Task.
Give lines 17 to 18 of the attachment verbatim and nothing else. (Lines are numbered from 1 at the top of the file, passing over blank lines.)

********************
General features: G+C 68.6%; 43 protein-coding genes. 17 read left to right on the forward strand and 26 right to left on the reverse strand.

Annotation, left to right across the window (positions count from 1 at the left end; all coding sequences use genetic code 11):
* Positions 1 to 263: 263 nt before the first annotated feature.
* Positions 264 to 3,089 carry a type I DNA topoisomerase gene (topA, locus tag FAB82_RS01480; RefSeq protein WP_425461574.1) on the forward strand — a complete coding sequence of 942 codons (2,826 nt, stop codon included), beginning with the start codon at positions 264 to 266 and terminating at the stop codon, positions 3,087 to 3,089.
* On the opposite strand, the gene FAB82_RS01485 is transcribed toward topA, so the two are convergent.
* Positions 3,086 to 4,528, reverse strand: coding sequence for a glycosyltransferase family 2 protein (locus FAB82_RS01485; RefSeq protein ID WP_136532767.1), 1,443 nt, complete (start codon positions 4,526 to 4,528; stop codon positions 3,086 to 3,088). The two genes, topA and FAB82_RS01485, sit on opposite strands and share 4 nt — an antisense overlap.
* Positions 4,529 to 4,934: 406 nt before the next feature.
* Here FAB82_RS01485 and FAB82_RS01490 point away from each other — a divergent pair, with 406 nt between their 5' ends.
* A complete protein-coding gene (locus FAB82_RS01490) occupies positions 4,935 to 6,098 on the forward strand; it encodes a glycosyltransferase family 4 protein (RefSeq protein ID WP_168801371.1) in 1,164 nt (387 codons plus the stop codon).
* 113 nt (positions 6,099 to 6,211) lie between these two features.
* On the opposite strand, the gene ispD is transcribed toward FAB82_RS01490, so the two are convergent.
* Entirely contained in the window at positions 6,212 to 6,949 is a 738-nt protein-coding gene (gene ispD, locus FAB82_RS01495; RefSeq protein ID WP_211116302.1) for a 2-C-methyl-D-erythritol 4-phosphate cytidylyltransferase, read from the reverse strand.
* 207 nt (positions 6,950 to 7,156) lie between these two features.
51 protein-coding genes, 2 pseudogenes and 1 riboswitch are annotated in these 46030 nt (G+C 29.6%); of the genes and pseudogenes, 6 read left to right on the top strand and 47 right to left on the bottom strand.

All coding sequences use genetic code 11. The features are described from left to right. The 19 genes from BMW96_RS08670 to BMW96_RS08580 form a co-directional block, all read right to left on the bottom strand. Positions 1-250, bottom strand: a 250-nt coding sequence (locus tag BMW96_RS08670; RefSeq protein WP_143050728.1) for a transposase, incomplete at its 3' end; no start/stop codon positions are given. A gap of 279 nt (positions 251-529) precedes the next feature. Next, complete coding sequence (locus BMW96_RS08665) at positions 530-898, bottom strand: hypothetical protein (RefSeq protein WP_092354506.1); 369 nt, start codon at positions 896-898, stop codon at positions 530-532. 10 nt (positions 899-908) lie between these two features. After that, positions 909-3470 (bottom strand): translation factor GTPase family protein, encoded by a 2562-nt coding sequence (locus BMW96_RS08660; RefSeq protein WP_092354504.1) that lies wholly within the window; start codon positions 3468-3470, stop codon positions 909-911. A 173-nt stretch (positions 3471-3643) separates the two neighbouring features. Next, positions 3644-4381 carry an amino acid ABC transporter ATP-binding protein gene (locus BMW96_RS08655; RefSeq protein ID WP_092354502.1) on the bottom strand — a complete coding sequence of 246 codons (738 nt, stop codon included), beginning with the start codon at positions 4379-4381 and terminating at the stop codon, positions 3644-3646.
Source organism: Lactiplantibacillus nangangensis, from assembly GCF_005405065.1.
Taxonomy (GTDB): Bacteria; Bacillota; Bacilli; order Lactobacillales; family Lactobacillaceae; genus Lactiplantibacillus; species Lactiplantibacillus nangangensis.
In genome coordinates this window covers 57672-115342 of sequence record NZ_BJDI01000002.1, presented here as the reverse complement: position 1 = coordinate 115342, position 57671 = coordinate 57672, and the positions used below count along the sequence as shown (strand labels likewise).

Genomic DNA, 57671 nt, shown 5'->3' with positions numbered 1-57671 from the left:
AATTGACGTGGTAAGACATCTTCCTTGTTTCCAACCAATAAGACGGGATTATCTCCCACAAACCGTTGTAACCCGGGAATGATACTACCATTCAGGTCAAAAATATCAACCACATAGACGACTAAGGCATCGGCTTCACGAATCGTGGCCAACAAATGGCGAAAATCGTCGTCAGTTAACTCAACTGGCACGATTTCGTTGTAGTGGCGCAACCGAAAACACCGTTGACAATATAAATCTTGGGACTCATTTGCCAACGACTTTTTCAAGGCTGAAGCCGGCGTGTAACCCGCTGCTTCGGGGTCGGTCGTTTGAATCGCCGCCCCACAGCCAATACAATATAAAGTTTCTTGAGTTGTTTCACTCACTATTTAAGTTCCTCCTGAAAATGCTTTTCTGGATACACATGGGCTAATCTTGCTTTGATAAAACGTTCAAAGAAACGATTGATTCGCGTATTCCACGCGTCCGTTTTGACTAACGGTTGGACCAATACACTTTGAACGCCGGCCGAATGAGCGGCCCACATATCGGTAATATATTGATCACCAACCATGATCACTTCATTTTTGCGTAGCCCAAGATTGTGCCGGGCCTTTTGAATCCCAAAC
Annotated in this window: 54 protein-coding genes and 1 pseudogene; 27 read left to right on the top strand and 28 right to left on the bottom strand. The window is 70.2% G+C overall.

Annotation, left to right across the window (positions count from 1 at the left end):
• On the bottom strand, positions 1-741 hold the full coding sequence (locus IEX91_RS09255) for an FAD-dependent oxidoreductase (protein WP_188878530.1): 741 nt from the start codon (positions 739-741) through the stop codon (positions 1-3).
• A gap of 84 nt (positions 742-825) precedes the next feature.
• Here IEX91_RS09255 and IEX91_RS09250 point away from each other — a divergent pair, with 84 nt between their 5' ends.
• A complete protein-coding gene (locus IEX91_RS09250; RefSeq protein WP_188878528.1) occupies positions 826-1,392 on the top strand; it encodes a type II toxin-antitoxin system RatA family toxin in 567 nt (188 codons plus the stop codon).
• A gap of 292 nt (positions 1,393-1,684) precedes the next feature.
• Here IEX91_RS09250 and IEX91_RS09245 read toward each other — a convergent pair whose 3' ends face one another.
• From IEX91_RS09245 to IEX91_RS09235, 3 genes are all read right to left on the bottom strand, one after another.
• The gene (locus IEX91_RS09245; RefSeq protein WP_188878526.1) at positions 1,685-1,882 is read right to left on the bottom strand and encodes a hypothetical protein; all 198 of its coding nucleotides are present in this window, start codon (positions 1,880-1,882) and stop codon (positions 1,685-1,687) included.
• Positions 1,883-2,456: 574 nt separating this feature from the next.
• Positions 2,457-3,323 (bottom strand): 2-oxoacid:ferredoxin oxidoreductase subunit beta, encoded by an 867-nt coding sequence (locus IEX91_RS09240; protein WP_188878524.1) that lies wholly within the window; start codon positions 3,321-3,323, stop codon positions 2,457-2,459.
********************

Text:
Taxonomy (GTDB): Bacteria; Bacillota; Bacilli; order Lactobacillales; family Lactobacillaceae; genus Lactiplantibacillus; species Lactiplantibacillus nangangensis.
In genome coordinates this window covers 57672-115342 of sequence record NZ_BJDI01000002.1, presented here as the reverse complement: position 1 = coordinate 115342, position 57671 = coordinate 57672, and the positions used below count along the sequence as shown (strand labels likewise).